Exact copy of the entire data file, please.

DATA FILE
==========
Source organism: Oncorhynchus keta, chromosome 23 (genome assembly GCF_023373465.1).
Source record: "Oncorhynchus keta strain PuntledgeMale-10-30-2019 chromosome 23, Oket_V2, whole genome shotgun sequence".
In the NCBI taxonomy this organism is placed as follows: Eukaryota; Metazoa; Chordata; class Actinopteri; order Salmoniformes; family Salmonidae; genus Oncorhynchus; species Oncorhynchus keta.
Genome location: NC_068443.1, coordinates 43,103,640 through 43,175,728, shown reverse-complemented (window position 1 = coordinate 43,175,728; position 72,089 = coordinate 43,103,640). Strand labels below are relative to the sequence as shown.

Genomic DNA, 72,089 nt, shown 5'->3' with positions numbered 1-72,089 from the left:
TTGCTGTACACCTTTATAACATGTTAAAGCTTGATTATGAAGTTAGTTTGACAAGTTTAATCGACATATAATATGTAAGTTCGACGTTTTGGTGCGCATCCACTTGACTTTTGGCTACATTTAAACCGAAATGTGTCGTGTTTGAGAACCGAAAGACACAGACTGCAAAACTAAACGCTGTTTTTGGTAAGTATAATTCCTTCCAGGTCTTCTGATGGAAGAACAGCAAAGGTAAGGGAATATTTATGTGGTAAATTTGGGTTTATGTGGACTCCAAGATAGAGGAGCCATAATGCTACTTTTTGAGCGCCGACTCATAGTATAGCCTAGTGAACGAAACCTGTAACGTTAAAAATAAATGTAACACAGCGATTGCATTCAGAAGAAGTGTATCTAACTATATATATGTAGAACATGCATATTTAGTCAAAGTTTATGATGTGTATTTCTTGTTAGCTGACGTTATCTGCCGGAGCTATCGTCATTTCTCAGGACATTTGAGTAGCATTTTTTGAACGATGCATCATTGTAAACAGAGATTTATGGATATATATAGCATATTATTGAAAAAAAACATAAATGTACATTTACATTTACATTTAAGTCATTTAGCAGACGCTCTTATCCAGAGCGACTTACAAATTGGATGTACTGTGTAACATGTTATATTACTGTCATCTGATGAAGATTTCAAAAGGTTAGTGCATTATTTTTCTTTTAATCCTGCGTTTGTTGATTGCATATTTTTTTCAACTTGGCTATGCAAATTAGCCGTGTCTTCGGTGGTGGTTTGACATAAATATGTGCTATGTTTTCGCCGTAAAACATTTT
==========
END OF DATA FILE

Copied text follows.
Source organism: Oncorhynchus keta, chromosome 23 (genome assembly GCF_023373465.1).
Source record: "Oncorhynchus keta strain PuntledgeMale-10-30-2019 chromosome 23, Oket_V2, whole genome shotgun sequence".
In the NCBI taxonomy this organism is placed as follows: Eukaryota; Metazoa; Chordata; class Actinopteri; order Salmoniformes; family Salmonidae; genus Oncorhynchus; species Oncorhynchus keta.
Genome location: NC_068443.1, coordinates 43,103,640 through 43,175,728, shown reverse-complemented (window position 1 = coordinate 43,175,728; position 72,089 = coordinate 43,103,640). Strand labels below are relative to the sequence as shown.

Genomic DNA, 72,089 nt, shown 5'->3' with positions numbered 1-72,089 from the left:
TTGCTGTACACCTTTATAACATGTTAAAGCTTGATTATGAAGTTAGTTTGACAAGTTTAATCGACATATAATATGTAAGTTCGACGTTTTGGTGCGCATCCACTTGACTTTTGGCTACATTTAAACCGAAATGTGTCGTGTTTGAGAACCGAAAGACACAGACTGCAAAACTAAACGCTGTTTTTGGTAAGTATAATTCCTTCCAGGTCTTCTGATGGAAGAACAGCAAAGGTAAGGGAATATTTATGTGGTAAATTTGGGTTTATGTGGACTCCAAGATAGAGGAGCCATAATGCTACTTTTTGAGCGCCGACTCATAGTATAGCCTAGTGAACGAAACCTGTAACGTTAAAAATAAATGTAACACAGCGATTGCATTCAGAAGAAGTGTATCTAACTATATATATGTAGAACATGCATATTTAGTCAAAGTTTATGATGTGTATTTCTTGTTAGCTGACGTTATCTGCCGGAGCTATCGTCATTTCTCAGGACATTTGAGTAGCATTTTTTGAACGATGCATCATTGTAAACAGAGATTTATGGATATATATAGCATATTATTGAAAAAAAACATAAATGTACATTTACATTTACATTTAAGTCATTTAGCAGACGCTCTTATCCAGAGCGACTTACAAATTGGATGTACTGTGTAACATGTTATATTACTGTCATCTGATGAAGATTTCAAAAGGTTAGTGCATTATTTTTCTTTTAATCCTGCGTTTGTTGATTGCATATTTTTTTCAACTTGGCTATGCAAATTAGCCGTGTCTTCGGTGGTGGTTTGACATAAATATGTGCTATGTTTTCGCCGTAAAACATTTT